Merriam employees are well-versed in the concerns a mission or YWCA director might have. “Homeless shelters have nuances that make them difficult to underwrite,” Merriam said. Many missions and shelters rely on volunteers instead of contracted employees. Homeless guests or residents often are encouraged to work to gain experience and skills, and therefore pose certain workers’ comp risks. One mission insured through Merriam operates a lumber mill—something no insurer would be thrilled about, especially considering the uncertain backgrounds of mission guests. All of these unique problems are solved with Merriam’s custom group accident/health insurance program.
As for vacation destinations, Merriam provides coverage for buildings, business personal property, equipment, guest property, loss of income, employee dishonesty, computers, automobiles, and protection from lawsuits arising out of lodging, skiing and other activities so that “owners can sleep as soundly as guests.”
The agency offers more than coverage. “We believe in loss prevention and education, not just insurance services,” Merriam said. The agency takes several paths to educate clients. It sends out newsletters and e-blasts to clients and prospects, copies of which can be found on its website (merriaminsurance.com). It also keeps clients informed through Facebook, Twitter and YouTube.
Merriam Insurance owes its growth to positive leadership, expert employees and acquisitions. “About every 2 years we either add a new producer or buy out a competitor. We constantly reinvest in our future growth opportunities,” Merriam said. In the last 7 years, Merriam has acquired the Riley Agency and the Clickman Agency. The goal of these acquisitions was to provide continuity to the protection and service of existing clients and increase value by offering better products.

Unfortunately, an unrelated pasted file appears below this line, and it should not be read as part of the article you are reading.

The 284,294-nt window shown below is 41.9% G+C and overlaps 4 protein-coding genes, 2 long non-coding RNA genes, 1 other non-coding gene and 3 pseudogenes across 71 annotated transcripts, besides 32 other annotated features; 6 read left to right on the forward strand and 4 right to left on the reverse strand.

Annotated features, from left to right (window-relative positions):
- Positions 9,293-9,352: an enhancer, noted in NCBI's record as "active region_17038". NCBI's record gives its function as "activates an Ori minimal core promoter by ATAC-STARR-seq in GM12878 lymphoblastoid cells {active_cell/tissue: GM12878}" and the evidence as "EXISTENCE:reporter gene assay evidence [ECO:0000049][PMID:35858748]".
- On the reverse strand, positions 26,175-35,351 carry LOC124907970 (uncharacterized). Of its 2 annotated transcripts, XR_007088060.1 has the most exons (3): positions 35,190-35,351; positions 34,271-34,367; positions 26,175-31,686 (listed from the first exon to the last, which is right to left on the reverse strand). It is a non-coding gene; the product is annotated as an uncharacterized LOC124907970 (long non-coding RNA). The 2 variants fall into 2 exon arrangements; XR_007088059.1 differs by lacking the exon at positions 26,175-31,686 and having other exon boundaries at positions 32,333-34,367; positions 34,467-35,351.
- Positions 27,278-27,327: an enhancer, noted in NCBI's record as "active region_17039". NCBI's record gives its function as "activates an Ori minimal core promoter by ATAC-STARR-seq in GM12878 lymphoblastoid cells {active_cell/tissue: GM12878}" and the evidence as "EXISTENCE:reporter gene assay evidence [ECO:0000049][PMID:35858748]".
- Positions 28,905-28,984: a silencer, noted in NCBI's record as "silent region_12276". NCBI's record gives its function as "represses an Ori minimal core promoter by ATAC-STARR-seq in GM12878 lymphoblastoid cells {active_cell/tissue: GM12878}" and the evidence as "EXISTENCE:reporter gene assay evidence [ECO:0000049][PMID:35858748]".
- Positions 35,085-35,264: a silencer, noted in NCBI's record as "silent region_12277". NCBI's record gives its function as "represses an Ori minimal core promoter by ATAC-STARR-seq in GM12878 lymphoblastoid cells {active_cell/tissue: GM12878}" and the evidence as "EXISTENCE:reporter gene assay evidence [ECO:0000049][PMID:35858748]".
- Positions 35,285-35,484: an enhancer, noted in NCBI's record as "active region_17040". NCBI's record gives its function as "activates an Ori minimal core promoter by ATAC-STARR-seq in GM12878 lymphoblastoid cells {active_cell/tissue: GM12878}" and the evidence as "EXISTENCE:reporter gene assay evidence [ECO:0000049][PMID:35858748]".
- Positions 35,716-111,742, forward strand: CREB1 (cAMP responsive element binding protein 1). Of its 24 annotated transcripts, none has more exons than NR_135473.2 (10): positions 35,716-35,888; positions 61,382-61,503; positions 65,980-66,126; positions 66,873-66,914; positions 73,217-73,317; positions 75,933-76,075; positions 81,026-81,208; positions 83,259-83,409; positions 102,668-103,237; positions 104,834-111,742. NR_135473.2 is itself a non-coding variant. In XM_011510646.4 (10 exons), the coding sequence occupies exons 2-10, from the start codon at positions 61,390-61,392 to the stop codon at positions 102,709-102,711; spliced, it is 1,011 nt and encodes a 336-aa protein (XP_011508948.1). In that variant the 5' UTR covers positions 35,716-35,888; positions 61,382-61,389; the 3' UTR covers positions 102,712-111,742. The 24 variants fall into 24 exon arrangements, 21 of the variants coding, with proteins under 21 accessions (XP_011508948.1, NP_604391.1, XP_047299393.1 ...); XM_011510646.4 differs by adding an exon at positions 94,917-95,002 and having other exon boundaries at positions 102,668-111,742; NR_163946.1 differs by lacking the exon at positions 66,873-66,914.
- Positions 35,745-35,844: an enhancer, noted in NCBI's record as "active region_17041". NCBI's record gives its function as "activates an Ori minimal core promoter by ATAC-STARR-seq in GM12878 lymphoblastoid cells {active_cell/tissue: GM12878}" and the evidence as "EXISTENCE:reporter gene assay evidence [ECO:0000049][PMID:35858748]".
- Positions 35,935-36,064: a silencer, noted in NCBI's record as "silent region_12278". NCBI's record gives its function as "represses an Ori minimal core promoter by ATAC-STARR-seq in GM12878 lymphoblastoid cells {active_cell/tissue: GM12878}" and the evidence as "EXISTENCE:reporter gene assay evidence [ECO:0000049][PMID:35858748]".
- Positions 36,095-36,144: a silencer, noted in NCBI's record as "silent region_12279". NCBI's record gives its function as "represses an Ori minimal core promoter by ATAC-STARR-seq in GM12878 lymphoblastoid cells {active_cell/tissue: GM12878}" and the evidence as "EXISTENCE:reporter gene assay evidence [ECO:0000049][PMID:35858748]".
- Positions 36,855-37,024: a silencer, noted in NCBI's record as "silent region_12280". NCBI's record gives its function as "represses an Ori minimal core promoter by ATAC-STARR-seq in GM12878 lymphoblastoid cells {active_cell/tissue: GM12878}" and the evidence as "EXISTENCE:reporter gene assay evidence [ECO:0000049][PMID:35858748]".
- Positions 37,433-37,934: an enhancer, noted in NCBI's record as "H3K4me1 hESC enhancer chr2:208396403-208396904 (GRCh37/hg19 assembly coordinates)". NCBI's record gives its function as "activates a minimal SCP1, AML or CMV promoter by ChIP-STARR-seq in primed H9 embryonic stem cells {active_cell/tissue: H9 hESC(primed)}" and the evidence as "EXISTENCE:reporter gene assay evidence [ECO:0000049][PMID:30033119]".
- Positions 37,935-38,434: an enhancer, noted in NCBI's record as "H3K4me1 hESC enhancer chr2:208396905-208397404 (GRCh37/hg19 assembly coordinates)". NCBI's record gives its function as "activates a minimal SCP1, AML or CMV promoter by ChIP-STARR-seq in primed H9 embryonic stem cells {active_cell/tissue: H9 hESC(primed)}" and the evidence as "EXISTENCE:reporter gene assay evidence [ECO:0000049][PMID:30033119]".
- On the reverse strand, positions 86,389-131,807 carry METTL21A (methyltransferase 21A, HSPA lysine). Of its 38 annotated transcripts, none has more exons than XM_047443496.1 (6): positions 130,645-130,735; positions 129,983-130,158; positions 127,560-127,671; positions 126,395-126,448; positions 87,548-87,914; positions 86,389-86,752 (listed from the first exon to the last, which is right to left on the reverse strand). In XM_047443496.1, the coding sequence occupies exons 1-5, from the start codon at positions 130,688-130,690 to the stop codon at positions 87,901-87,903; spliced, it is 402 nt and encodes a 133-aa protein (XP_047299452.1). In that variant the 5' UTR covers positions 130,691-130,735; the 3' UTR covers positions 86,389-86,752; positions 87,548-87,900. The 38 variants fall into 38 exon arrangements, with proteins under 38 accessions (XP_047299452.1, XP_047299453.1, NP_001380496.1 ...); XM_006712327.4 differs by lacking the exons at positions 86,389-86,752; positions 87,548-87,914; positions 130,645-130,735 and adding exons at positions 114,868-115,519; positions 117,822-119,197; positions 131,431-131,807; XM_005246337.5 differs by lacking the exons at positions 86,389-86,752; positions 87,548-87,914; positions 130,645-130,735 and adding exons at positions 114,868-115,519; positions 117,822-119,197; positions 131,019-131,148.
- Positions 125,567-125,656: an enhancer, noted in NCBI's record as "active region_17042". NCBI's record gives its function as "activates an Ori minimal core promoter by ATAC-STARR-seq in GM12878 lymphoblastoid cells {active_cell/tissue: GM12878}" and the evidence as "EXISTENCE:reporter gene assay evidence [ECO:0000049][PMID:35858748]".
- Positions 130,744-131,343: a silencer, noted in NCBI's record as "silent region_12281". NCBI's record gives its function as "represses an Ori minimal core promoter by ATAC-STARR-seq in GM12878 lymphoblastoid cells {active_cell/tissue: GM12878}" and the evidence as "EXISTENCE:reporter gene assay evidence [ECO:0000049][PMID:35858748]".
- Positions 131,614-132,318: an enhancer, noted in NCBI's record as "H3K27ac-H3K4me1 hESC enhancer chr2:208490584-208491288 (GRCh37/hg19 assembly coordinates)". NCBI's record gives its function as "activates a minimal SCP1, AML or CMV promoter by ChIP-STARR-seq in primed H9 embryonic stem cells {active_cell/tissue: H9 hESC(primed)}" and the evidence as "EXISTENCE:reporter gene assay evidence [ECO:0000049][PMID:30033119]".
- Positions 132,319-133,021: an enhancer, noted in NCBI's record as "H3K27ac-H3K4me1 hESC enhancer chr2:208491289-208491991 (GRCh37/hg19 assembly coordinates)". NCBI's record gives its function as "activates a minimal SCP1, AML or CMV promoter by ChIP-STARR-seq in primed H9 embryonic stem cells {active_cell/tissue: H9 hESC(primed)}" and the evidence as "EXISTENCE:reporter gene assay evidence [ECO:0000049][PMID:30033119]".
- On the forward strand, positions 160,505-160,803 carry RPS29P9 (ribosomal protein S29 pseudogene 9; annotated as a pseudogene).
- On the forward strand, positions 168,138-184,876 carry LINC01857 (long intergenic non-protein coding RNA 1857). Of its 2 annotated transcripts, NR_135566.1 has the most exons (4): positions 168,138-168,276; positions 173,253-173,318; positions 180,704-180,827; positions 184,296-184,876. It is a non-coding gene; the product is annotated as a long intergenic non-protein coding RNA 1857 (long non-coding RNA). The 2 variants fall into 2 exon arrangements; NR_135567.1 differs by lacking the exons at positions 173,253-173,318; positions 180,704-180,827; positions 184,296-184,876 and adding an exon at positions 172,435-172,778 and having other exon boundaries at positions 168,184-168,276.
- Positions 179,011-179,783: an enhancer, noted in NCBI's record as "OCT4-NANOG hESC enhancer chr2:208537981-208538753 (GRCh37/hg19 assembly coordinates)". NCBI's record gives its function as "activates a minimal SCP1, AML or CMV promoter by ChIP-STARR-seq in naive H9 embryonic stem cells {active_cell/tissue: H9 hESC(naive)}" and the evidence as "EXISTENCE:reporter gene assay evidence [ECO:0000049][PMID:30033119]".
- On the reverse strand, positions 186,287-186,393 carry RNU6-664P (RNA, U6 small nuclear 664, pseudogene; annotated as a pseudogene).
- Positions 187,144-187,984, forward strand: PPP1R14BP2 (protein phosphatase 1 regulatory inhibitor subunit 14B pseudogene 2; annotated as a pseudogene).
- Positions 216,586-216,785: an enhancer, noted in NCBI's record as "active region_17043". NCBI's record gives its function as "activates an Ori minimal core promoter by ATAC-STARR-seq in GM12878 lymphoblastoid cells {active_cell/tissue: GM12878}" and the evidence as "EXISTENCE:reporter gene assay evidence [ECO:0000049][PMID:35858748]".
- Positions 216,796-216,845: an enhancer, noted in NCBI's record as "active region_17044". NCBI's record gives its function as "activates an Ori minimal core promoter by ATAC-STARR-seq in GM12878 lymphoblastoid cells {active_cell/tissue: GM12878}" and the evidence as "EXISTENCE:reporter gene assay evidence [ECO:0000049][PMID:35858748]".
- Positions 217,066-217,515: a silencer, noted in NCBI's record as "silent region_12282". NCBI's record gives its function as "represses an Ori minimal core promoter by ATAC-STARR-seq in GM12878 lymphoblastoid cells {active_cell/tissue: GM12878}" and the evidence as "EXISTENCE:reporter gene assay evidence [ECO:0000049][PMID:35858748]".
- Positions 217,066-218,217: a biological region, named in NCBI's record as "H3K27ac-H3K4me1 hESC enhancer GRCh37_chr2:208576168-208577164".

Merriam’s employees enjoy a robust work environment. “We pay for many educational programs and increase staff salaries as they pass the various courses. One staff member had more letters after her name than she had in her name,” Merriam said. He said that education helps Merriam Insurance stay ahead in such an information- intensive industry.
Future plans for the agency involve maintaining a high standard of client service, looking for new markets that could benefit from its expertise and possibly creating captives to promote that expertise in its niche markets. Brian Merriam said the agency is capable of a bright future—with or without family leadership—based on the professionalism and experience of the other managerial staff.
This same expertise has earned Merriam multiple honors and awards during its 117-year-long tenure, such as recognition from the Chamber of Commerce, professional trade associations and political entities plus Best Practices awards and client appreciation plaques.